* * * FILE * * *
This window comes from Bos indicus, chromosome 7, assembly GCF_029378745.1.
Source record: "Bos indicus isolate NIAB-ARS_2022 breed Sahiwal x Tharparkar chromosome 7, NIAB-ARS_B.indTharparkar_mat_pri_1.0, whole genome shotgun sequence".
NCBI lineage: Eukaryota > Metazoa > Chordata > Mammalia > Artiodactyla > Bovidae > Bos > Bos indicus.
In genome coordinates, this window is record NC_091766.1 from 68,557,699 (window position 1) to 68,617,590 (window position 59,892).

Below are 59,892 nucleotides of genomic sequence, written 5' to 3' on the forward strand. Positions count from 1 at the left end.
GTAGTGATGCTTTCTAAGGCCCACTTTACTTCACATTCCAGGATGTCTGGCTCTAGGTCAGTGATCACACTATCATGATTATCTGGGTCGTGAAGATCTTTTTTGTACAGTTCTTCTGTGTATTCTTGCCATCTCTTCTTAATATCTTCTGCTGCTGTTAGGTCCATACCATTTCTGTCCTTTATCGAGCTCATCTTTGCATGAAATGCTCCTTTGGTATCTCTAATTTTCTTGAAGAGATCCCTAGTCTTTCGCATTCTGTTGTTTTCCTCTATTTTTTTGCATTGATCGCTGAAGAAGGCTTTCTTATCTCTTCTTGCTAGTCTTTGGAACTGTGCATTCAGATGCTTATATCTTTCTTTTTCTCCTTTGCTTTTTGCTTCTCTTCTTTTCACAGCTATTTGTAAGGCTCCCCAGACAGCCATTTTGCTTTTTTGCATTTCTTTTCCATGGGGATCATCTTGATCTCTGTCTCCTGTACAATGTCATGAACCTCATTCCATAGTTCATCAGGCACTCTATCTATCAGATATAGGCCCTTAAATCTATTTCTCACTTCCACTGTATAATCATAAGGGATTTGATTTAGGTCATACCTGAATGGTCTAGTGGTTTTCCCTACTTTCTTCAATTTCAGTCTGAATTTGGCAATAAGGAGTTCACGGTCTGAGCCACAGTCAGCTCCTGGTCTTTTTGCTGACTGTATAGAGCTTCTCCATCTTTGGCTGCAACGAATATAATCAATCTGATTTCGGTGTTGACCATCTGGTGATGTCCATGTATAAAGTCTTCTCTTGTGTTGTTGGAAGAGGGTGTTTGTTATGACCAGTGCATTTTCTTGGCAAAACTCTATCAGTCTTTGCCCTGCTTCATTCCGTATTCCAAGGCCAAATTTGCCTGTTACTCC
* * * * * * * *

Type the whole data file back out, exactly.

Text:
This window comes from Bos indicus, chromosome 7, assembly GCF_029378745.1.
Source record: "Bos indicus isolate NIAB-ARS_2022 breed Sahiwal x Tharparkar chromosome 7, NIAB-ARS_B.indTharparkar_mat_pri_1.0, whole genome shotgun sequence".
NCBI lineage: Eukaryota > Metazoa > Chordata > Mammalia > Artiodactyla > Bovidae > Bos > Bos indicus.
In genome coordinates, this window is record NC_091766.1 from 68,557,699 (window position 1) to 68,617,590 (window position 59,892).

Below are 59,892 nucleotides of genomic sequence, written 5' to 3' on the forward strand. Positions count from 1 at the left end.
GTAGTGATGCTTTCTAAGGCCCACTTTACTTCACATTCCAGGATGTCTGGCTCTAGGTCAGTGATCACACTATCATGATTATCTGGGTCGTGAAGATCTTTTTTGTACAGTTCTTCTGTGTATTCTTGCCATCTCTTCTTAATATCTTCTGCTGCTGTTAGGTCCATACCATTTCTGTCCTTTATCGAGCTCATCTTTGCATGAAATGCTCCTTTGGTATCTCTAATTTTCTTGAAGAGATCCCTAGTCTTTCGCATTCTGTTGTTTTCCTCTATTTTTTTGCATTGATCGCTGAAGAAGGCTTTCTTATCTCTTCTTGCTAGTCTTTGGAACTGTGCATTCAGATGCTTATATCTTTCTTTTTCTCCTTTGCTTTTTGCTTCTCTTCTTTTCACAGCTATTTGTAAGGCTCCCCAGACAGCCATTTTGCTTTTTTGCATTTCTTTTCCATGGGGATCATCTTGATCTCTGTCTCCTGTACAATGTCATGAACCTCATTCCATAGTTCATCAGGCACTCTATCTATCAGATATAGGCCCTTAAATCTATTTCTCACTTCCACTGTATAATCATAAGGGATTTGATTTAGGTCATACCTGAATGGTCTAGTGGTTTTCCCTACTTTCTTCAATTTCAGTCTGAATTTGGCAATAAGGAGTTCACGGTCTGAGCCACAGTCAGCTCCTGGTCTTTTTGCTGACTGTATAGAGCTTCTCCATCTTTGGCTGCAACGAATATAATCAATCTGATTTCGGTGTTGACCATCTGGTGATGTCCATGTATAAAGTCTTCTCTTGTGTTGTTGGAAGAGGGTGTTTGTTATGACCAGTGCATTTTCTTGGCAAAACTCTATCAGTCTTTGCCCTGCTTCATTCCGTATTCCAAGGCCAAATTTGCCTGTTACTCC